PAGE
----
The rise of Taiwan-centric consciousness is reflected in the growth and decline in the number of people who see themselves, respectively, as Taiwanese and not Chinese, and as Chinese and not Taiwanese. In 2000, when I first became president of this country, opinion polls showed that 36 percent of people in Taiwan considered themselves to be Taiwanese. By last November, this figure had risen to 60 percent, and, in the first half of this year, it had increased further to 68 percent.

This May, we formally applied to join the World Health Organization (WHO) under the name "Taiwan." We not only had the backing of 95 percent of the people, but our Legislative Yuan -- a bastion of divergent opinions -- also unanimously passed a resolution on May 11 of this year in support of the bid.

A recent opinion poll also indicates that, despite opposition by the U.S. government, 71 percent of people still support our decision to apply for membership in the United Nations (UN) under the name "Taiwan."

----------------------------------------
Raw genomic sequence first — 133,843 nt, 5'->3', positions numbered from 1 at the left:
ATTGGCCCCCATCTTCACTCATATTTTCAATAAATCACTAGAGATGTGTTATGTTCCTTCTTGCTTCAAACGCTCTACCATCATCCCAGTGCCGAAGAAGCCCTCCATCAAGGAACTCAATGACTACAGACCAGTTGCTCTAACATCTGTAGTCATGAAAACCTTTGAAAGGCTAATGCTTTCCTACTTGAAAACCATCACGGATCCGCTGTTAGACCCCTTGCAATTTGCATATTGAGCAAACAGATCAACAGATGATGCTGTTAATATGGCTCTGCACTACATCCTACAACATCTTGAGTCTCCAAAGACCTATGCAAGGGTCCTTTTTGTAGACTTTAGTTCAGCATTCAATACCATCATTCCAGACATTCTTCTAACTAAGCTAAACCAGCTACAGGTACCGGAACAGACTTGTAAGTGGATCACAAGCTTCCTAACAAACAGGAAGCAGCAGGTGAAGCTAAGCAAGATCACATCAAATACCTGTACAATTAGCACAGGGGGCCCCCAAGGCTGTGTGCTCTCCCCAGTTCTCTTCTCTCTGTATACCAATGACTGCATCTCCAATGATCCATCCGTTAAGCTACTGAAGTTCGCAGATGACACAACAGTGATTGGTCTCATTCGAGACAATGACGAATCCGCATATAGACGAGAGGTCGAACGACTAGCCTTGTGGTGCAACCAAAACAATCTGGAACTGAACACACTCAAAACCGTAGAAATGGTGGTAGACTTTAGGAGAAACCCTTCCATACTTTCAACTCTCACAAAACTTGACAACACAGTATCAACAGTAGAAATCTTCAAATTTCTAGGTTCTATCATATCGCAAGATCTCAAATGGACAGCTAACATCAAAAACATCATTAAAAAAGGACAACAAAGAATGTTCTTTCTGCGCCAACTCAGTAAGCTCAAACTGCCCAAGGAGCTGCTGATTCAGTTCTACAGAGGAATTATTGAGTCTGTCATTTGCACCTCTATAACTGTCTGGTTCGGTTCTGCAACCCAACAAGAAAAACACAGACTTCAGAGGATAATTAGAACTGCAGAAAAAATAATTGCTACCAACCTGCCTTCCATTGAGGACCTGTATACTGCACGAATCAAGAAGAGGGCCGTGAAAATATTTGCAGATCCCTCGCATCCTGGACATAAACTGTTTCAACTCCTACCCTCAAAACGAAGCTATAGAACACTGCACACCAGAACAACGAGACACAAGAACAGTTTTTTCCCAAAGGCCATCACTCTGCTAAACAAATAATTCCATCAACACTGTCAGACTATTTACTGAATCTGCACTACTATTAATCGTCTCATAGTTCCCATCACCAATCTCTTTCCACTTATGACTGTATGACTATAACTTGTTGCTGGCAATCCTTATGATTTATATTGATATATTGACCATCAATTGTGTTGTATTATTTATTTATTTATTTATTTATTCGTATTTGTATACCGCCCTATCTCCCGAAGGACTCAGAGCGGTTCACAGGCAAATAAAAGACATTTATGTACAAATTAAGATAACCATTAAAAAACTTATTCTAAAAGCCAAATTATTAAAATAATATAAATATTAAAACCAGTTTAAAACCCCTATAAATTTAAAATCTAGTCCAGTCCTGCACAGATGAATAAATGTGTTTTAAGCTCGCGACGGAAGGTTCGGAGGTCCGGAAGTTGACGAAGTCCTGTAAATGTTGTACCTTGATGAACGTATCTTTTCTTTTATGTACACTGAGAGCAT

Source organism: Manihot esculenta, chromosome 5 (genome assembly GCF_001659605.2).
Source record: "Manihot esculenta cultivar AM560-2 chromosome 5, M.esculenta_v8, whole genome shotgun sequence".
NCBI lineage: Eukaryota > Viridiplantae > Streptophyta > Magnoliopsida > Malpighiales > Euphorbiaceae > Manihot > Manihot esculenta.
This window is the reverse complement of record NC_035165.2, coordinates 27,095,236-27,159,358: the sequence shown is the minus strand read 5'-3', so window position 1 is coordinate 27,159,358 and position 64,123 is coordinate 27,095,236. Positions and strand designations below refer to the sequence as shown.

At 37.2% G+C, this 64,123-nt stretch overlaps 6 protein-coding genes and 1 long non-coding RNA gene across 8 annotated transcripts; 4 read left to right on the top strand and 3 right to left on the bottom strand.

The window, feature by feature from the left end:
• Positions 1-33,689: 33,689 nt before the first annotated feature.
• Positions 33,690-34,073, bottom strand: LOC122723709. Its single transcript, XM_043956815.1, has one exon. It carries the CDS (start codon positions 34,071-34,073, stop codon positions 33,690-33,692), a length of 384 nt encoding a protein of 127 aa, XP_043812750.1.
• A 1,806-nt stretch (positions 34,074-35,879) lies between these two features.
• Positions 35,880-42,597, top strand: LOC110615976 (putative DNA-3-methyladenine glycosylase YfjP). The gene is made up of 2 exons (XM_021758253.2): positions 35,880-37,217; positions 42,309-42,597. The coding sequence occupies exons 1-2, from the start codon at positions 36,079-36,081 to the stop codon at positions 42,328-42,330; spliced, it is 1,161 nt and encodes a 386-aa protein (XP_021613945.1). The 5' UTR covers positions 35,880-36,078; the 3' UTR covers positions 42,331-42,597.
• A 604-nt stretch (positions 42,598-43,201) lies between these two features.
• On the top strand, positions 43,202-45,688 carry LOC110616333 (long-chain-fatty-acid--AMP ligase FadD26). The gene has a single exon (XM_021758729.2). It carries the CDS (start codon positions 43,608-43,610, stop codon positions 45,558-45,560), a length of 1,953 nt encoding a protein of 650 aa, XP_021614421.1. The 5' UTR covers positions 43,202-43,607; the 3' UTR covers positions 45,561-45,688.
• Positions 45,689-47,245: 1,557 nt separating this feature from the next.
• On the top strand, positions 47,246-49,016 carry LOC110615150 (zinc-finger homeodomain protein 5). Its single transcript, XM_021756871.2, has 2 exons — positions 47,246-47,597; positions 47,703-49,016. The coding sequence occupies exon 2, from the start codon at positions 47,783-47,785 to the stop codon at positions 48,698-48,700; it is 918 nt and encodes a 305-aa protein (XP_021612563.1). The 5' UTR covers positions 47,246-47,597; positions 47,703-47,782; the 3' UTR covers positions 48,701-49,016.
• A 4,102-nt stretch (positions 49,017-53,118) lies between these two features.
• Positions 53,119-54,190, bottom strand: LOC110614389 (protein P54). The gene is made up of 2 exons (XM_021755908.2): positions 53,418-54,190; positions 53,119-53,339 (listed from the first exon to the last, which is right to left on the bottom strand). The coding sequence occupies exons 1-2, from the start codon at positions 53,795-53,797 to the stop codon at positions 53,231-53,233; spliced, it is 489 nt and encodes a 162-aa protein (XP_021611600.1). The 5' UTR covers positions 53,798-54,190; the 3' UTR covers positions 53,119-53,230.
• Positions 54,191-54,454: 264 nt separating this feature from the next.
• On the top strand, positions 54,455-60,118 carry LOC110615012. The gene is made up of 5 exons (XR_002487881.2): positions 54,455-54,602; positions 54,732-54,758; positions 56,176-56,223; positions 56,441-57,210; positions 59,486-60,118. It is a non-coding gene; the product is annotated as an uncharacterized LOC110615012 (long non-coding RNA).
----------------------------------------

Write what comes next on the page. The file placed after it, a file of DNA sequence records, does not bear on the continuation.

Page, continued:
Of course, it would be impossible for Taiwan-centric consciousness to gain the support of every single person in Taiwan. But one thing that is very clear is that this consciousness is becoming a mainstream value in our society, with support from more and more people. This point certainly cannot be disputed.

Q8. Would you -- looking back now in the final year of your presidency, with only nine months or so left in your second term -- would you say this is your legacy? Is this what you want people to think of as what you brought about as president of Taiwan?

A: Of course, enabling Taiwan-centric consciousness to rise, grow strong, and become a mainstream value in society is one of the achievements during my eight years as president of which I am proud.

As a new democracy, Taiwan is faced with vicious competition among its political parties, with the challenges posed by transitional justice, as well as with having to choose a more appropriate constitutional system. The weightiest, most serious problem we face, however, is national identity. I think that with the upsurge of Taiwan-centric consciousness and its becoming a mainstream value held by the majority of people in society, we can gradually build up the power of a united society. Only thereby can we become a normal country, because Taiwan-centric consciousness has the power to resolve divergent senses of national identity.